Banned from the Olympics

The press helped garner advertiser interest early on from the likes of Kodak and Coca-Cola. Before long, advertisers would surpass wealthy patrons as the main source of support for the games, and the IOC, a nonprofit organisation, no longer had to worry about finding funds to stage the Games every four years.

TV has been the biggest boon for the games, though it took some time to catch on. In 1948, the Games' organisers reached a landmark agreement with the British Broadcasting Corp. The BBC agreed to pay the equivalent of US$3,000 to televise the 1948 Olympics, establishing the concept of rights fees. (To avoid inflicting financial hardship on the BBC, the British Olympic committee never cashed the cheque.) The 1956 Winter Games in Cortina D'Ampezzo, Italy, carried the first live TV feed. But IOC traditionalists, expressing the same type of resistance to change that has re-emerged today, were unimpressed. Former IOC President Avery Brundage commented at the time: "We in IOC have done well without TV for 60 years and will do so certainly for the next 60 years, too."

Brundage couldn't have been more wrong. Beginning with the 1960 Games in Rome, TV has fundamentally changed the way the Olympics are viewed. And TV-rights fees are now the single biggest source of revenue for the IOC. But it wasn't until the '80s that the organisers figured out how to turn a profit on the Games. The 1984 Olympics in Los Angeles kicked off the era of hyper-commercialisation - and big profits. In subsequent years, a worldwide sponsorship program was developed, and the IOC's coffers began to overflow with corporate dollars. Suddenly, the "Olympic Movement," a term coined in 1894 to describe the need for promoting the unifying nature of a global sports, became synonymous with the big business of staging the most commercialised event in the world. The Sydney Games are predicted to generate $8.58 billion for the host city and the surrounding economy of the New South Wales region of Australia alone.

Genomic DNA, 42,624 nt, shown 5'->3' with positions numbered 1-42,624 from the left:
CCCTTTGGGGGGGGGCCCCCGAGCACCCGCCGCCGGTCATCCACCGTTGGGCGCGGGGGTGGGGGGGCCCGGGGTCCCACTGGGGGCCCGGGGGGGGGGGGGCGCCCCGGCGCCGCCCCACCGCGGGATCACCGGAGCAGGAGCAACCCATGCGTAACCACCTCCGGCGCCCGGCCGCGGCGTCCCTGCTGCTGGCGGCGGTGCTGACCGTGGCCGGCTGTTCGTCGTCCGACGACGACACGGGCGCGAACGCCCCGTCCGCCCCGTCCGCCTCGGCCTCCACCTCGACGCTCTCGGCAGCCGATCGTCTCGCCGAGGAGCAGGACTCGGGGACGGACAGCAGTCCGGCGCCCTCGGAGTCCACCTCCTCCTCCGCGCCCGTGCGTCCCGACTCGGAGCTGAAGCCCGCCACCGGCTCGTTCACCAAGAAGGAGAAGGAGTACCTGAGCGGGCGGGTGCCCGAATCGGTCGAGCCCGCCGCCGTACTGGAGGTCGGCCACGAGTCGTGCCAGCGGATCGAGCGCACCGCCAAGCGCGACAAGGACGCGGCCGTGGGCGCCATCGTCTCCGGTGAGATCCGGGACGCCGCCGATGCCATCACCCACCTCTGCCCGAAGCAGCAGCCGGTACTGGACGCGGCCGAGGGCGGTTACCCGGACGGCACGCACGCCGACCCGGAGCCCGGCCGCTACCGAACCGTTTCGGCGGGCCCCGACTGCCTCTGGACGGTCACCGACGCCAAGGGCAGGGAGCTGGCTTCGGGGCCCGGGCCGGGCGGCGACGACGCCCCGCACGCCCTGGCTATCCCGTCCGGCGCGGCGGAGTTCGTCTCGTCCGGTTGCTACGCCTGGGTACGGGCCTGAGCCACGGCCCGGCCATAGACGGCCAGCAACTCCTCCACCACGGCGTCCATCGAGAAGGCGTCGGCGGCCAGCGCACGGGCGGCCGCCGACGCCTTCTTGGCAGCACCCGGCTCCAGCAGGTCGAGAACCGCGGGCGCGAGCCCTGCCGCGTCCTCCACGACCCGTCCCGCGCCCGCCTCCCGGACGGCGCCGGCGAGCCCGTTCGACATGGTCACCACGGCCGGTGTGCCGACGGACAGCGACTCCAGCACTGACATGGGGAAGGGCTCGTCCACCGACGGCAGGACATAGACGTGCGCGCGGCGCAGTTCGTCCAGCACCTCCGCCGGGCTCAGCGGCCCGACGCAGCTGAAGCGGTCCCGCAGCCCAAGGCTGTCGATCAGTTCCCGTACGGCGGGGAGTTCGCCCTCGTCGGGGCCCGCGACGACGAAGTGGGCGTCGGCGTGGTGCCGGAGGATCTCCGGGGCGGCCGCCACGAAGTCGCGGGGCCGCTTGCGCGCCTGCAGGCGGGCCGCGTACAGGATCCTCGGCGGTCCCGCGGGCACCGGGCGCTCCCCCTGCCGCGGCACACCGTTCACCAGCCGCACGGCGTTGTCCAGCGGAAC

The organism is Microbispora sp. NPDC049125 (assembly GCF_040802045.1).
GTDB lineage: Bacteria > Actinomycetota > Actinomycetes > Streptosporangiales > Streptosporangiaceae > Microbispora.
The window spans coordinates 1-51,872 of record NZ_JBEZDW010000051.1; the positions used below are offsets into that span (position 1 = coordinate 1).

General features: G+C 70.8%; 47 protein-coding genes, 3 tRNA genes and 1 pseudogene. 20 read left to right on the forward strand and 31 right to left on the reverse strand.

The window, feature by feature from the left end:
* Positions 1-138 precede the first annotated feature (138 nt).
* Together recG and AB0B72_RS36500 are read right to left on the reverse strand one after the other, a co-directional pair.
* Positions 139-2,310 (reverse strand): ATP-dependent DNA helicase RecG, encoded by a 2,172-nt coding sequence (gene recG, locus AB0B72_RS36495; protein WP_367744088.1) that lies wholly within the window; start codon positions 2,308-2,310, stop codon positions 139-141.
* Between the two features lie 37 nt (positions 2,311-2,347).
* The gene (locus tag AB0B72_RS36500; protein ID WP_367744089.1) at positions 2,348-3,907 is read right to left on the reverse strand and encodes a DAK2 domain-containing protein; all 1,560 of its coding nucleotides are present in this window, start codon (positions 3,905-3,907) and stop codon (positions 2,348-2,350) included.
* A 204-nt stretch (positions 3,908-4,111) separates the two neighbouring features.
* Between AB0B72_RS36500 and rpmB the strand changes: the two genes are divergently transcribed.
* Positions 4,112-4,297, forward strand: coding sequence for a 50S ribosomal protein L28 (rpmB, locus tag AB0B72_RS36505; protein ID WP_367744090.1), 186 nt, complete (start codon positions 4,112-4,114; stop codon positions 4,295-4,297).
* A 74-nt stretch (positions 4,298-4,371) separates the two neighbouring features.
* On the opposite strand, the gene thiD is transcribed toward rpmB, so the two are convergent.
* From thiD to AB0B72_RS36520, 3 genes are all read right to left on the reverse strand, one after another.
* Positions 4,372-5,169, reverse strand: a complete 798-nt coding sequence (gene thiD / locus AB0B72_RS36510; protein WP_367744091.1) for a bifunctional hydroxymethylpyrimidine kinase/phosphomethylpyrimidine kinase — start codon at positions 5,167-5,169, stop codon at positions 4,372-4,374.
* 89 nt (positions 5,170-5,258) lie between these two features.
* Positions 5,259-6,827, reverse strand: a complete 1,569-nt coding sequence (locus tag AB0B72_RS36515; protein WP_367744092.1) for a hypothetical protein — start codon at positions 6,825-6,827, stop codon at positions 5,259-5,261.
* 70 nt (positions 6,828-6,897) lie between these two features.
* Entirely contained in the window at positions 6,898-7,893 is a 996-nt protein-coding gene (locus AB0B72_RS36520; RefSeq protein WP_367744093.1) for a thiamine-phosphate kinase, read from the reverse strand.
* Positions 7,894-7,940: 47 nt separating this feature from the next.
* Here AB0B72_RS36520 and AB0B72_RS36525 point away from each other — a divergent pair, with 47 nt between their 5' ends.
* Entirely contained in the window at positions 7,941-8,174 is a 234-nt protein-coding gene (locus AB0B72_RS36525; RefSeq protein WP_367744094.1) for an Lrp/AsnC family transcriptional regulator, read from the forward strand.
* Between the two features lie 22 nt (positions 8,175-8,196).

Join the newsletter!

Error: Please check your email address.
Rocket to Success - Your 10 Tips for Smarter ERP System Selection
Keep up with the latest tech news, reviews and previews by subscribing to the Good Gear Guide newsletter.

Bernhard Warner

PC World
Show Comments

Cool Tech

Breitling Superocean Heritage Chronographe 44

Learn more >

SanDisk MicroSDXC™ for Nintendo® Switch™

Learn more >

Toys for Boys

Family Friendly

Panasonic 4K UHD Blu-Ray Player and Full HD Recorder with Netflix - UBT1GL-K

Learn more >

Stocking Stuffer

Razer DeathAdder Expert Ergonomic Gaming Mouse

Learn more >

Christmas Gift Guide

Click for more ›

Most Popular Reviews

Latest Articles


PCW Evaluation Team

Walid Mikhael

Brother QL-820NWB Professional Label Printer

It’s easy to set up, it’s compact and quiet when printing and to top if off, the print quality is excellent. This is hands down the best printer I’ve used for printing labels.

Ben Ramsden

Sharp PN-40TC1 Huddle Board

Brainstorming, innovation, problem solving, and negotiation have all become much more productive and valuable if people can easily collaborate in real time with minimal friction.

Sarah Ieroianni

Brother QL-820NWB Professional Label Printer

The print quality also does not disappoint, it’s clear, bold, doesn’t smudge and the text is perfectly sized.

Ratchada Dunn

Sharp PN-40TC1 Huddle Board

The Huddle Board’s built in program; Sharp Touch Viewing software allows us to easily manipulate and edit our documents (jpegs and PDFs) all at the same time on the dashboard.

George Khoury

Sharp PN-40TC1 Huddle Board

The biggest perks for me would be that it comes with easy to use and comprehensive programs that make the collaboration process a whole lot more intuitive and organic

David Coyle

Brother PocketJet PJ-773 A4 Portable Thermal Printer

I rate the printer as a 5 out of 5 stars as it has been able to fit seamlessly into my busy and mobile lifestyle.

Featured Content

Product Launch Showcase

Latest Jobs

Don’t have an account? Sign up here

Don't have an account? Sign up now

Forgot password?